The most dangerous is the death of our dreams.

The poem became a constant melody and slogan amongst the protesting farmer folk, keeping their hearts aflame through the cold wintery nights of December. We can observe that this poem, with its dramatic imagery, invigorated the people to think on their own feet using their reason, and not giving in to the appetitive urge for rest by simply trusting what the political leaders feed them.


Similarly, during the 2019 protests against the Citizenship Amendment Act, Faiz’s iconic poem “Hum Dekhenge,” came to be intensively recited and sung, becoming a pivotal symbol of the struggle against the government. A group of art students staged an artistic protest at Shaheen Bagh in Delhi. The student-cum-artists wrote lines from “Hum Dekhenge” onto sheets of paper folded into boats, laying them out in the shape of a heart.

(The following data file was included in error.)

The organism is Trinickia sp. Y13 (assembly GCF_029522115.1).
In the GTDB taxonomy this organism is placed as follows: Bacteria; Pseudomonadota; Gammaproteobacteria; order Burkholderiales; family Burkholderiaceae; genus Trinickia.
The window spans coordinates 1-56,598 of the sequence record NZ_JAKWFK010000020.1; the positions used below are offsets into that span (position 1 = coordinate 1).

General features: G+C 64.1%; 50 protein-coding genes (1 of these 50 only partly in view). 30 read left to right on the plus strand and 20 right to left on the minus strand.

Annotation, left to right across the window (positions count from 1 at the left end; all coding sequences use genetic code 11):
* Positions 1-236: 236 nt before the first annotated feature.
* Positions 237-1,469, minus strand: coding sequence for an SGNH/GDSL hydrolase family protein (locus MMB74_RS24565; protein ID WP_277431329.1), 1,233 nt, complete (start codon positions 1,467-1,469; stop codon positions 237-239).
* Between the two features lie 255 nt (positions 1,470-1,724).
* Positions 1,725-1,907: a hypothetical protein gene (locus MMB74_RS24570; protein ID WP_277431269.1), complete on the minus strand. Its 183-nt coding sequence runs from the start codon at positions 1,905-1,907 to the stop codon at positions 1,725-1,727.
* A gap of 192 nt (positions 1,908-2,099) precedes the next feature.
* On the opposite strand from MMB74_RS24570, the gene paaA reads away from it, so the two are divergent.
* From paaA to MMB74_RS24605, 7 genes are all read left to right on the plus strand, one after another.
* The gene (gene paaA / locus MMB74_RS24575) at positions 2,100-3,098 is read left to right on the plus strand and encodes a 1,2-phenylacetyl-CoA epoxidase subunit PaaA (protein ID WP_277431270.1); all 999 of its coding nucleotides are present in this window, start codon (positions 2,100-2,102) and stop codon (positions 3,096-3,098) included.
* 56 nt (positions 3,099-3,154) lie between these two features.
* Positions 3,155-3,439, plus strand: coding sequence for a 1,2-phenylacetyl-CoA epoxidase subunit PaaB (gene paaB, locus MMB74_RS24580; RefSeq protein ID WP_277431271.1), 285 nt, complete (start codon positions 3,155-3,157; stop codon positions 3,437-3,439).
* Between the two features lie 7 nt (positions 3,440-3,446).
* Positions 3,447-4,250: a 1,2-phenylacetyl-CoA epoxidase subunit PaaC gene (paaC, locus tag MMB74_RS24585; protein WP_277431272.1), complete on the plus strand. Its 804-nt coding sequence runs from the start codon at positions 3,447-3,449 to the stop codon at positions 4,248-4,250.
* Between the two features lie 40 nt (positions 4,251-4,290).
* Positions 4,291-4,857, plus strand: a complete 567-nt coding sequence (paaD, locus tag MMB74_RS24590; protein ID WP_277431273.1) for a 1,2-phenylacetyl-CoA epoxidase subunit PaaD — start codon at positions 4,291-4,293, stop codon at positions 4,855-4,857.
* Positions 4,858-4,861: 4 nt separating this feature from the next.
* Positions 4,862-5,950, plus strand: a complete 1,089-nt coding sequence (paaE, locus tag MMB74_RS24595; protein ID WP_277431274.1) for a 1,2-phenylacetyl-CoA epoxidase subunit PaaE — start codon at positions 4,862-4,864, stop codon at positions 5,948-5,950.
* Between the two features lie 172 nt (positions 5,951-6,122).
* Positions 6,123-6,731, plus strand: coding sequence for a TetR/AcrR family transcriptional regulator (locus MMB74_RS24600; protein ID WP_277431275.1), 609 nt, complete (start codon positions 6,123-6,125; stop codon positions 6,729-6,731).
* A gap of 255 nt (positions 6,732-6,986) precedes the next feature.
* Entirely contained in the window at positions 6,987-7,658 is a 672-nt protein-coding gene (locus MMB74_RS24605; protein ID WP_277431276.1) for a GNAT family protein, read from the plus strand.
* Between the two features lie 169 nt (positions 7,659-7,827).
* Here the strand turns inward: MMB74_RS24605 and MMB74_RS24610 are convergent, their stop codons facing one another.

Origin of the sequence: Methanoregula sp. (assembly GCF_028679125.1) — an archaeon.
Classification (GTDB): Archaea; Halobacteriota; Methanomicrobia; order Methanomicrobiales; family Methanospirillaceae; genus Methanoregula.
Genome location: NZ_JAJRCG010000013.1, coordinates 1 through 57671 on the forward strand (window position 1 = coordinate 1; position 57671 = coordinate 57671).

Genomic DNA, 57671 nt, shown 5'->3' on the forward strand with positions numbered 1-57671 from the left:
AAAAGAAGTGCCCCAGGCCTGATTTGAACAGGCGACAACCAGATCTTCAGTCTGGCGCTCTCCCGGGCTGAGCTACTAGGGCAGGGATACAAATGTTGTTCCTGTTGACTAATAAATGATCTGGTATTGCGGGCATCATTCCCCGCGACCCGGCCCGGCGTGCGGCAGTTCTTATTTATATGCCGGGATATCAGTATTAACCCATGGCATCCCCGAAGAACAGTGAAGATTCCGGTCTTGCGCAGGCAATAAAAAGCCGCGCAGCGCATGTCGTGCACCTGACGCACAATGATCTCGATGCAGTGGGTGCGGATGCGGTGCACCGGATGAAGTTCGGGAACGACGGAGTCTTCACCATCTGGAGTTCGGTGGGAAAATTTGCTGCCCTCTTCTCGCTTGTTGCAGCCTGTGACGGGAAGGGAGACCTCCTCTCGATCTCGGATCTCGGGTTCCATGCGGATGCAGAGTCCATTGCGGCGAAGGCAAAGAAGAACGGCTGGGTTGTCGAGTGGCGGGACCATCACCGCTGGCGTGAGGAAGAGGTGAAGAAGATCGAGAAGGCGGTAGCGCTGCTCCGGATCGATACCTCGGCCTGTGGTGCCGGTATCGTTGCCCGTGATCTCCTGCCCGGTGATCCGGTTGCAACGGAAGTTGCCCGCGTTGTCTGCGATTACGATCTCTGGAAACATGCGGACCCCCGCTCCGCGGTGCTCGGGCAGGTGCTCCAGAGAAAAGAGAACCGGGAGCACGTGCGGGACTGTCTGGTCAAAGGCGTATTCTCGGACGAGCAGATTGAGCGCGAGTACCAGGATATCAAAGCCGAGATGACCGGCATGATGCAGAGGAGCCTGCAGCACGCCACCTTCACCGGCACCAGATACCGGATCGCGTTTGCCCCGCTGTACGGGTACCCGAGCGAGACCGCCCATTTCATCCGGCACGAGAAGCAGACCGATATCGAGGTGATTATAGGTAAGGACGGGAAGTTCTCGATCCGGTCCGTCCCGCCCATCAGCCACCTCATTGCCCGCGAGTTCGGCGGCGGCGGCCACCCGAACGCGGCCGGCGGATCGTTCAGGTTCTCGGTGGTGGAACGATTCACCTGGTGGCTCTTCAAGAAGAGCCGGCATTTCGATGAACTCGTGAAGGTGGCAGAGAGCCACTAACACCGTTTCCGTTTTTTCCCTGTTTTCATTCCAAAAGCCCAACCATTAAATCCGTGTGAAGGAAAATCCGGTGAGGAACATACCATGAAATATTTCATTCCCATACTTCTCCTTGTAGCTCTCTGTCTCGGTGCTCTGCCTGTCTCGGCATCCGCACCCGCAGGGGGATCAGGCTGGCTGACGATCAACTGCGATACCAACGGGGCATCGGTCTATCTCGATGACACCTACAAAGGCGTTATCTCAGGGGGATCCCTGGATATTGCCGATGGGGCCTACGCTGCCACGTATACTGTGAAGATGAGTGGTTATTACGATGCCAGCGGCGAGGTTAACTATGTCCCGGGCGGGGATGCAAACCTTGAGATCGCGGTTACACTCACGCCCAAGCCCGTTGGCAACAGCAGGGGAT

The space for aesthetic expression in the Indian democracy thus did not corrupt the protesting people’s souls into giving in and letting the alleged communal divide take root. Rather, it ennobled them to devise innovative methods of protesting and rallying around the shared symbol of Faiz’s poetic lyrics:


There's a connect between India and me


Who the hell are you


Why should I tell how deep it runs


Who the hell are you


Hence, the tool of poetry in the Indian democracy bestowed upon the people a shared space to articulate their views. It motivated them to ponder the plausible consequences of an Act of Parliament which differentiated between people based on their religious identification. Clearly, the people were not relishing in the vacuum of the poem per se. They were rather abiding by the rational part of their souls in embracing police violence and litigations, for their rationality dictated them to protest against the Act.